Climate change may be happening more slowly than scientists thought. But the world still needs to deal with it.
IT MAY come as a surprise to a walrus wondering where all the Arctic’s summer sea ice has gone. It could be news to a Staten Islander still coming to terms with what he lost to Hurricane Sandy. But some scientists are arguing that man-made climate change is not quite so bad a threat as it appeared to be a few years ago. They point to various reasons for thinking that the planet’s “climate sensitivity”—the amount of warming that can be expected for a doubling in the carbon-dioxide level—may not be as high as was previously thought. The most obvious reason is that, despite a marked warming over the course of the 20th century, temperatures have not really risen over the past ten years.
It is not clear why climate change has “plateaued” (see article). It could be because of greater natural variability in the climate, because clouds dampen warming or because of some other little-understood mechanism in the almost infinitely complex climate system. But whatever the reason, some of the really ghastly scenarios—where the planet heated up by 4°C or more this century—are coming to look mercifully unlikely. Does that mean the world no longer has to worry?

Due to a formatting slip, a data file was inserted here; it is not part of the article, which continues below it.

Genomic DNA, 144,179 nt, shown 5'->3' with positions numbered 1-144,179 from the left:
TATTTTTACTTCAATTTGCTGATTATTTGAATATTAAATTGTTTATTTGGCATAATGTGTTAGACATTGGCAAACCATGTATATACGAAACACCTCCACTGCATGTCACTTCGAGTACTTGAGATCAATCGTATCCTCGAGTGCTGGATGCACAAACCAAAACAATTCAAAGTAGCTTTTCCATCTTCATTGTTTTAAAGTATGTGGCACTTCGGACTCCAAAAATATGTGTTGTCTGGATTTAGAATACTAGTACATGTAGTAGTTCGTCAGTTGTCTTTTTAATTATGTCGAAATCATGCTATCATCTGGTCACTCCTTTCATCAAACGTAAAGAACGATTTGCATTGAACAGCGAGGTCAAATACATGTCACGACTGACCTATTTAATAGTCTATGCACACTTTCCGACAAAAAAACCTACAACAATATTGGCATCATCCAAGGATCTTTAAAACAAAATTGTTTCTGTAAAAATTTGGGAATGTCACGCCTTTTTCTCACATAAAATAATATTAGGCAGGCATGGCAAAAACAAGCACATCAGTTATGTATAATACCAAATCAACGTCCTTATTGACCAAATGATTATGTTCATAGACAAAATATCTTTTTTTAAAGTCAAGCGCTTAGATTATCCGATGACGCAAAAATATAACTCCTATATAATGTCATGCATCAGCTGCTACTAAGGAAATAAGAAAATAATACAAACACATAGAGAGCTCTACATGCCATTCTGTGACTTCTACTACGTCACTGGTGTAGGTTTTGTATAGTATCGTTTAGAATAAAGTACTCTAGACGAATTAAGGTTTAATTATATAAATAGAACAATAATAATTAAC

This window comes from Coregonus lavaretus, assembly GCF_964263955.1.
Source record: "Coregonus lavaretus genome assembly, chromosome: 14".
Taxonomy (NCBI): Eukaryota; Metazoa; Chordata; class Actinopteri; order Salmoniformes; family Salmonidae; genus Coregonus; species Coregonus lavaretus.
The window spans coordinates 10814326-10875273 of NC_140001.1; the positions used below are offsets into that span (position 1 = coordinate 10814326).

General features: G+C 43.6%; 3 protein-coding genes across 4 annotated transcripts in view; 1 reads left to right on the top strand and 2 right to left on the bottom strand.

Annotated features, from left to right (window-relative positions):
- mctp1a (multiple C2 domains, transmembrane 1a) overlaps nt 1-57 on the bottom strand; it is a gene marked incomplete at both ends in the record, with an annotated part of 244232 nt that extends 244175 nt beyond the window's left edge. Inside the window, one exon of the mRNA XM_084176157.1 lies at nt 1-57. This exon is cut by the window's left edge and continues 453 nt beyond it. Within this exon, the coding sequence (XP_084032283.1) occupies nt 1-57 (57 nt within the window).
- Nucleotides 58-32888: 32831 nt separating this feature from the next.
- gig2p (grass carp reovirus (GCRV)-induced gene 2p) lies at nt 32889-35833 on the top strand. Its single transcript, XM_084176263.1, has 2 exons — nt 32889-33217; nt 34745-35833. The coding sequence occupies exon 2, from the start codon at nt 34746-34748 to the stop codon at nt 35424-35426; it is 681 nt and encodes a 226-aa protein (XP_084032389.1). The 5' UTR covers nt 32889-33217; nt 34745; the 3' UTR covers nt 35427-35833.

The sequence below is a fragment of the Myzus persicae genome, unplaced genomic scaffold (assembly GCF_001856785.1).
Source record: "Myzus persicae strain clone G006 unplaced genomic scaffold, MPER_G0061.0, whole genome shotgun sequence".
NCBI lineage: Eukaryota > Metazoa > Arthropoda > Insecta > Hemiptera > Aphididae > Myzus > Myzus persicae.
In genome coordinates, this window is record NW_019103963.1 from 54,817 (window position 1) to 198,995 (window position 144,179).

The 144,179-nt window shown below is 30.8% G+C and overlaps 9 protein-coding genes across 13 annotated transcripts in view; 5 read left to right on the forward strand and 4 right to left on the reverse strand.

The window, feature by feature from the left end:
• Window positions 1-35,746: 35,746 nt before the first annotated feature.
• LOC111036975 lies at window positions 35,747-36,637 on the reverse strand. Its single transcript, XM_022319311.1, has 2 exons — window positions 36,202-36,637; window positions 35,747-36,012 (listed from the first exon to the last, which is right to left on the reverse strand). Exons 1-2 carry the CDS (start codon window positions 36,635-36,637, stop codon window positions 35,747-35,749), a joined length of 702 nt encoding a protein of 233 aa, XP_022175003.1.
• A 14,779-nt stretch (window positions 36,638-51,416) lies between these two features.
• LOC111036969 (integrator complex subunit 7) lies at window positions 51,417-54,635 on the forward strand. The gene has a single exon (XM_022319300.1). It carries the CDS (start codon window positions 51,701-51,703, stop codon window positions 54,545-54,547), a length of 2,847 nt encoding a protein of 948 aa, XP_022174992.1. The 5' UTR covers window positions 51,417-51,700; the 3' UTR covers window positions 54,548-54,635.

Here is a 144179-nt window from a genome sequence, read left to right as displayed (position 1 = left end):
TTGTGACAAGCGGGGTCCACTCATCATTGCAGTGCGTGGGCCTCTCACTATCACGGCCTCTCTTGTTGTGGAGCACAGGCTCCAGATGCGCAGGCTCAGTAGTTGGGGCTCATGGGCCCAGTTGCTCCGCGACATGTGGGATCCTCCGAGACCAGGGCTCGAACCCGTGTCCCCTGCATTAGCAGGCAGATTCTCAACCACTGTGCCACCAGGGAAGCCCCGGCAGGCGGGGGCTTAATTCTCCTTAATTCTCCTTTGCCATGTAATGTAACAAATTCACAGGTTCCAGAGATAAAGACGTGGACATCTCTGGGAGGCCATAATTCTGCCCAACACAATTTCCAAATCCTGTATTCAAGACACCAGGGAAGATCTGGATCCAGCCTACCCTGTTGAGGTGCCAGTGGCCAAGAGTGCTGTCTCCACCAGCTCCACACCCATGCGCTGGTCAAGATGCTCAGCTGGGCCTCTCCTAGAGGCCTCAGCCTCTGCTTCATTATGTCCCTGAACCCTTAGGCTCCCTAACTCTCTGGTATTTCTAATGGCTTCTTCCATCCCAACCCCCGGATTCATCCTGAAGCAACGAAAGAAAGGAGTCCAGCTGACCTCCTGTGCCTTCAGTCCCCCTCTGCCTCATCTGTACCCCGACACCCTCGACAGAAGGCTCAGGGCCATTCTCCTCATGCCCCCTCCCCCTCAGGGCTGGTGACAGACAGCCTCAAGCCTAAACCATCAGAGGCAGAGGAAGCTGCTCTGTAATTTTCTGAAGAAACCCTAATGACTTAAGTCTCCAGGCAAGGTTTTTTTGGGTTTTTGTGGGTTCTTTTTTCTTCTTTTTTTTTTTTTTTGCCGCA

No, for two reasons. ...
Here is a graph from the article:
Here is a another chart from The Mail Online showing actual temps versus the forecasted temps based on computer models. The article is written in the publications typical bombastic style but graph is nevertheless helpful:
I'm glad to see reputable publications like the Economist addressing this development. It is clear to even the most casual observer that a plateau is happening. To keep behaving as if it isn't there and that people who are drawing attention to it are sinister does not help the public discourse. In fact, embracing anomalies that are particularly problematic for a narrative you want to communicate is key to making winning broad public support. As I've said before, I don't question scientific thought that human behavior has an impact on the environment. I do question our ability, to date, to appreciate the complexity involved or the sensitivity to human behavior. Prudence is an important value here.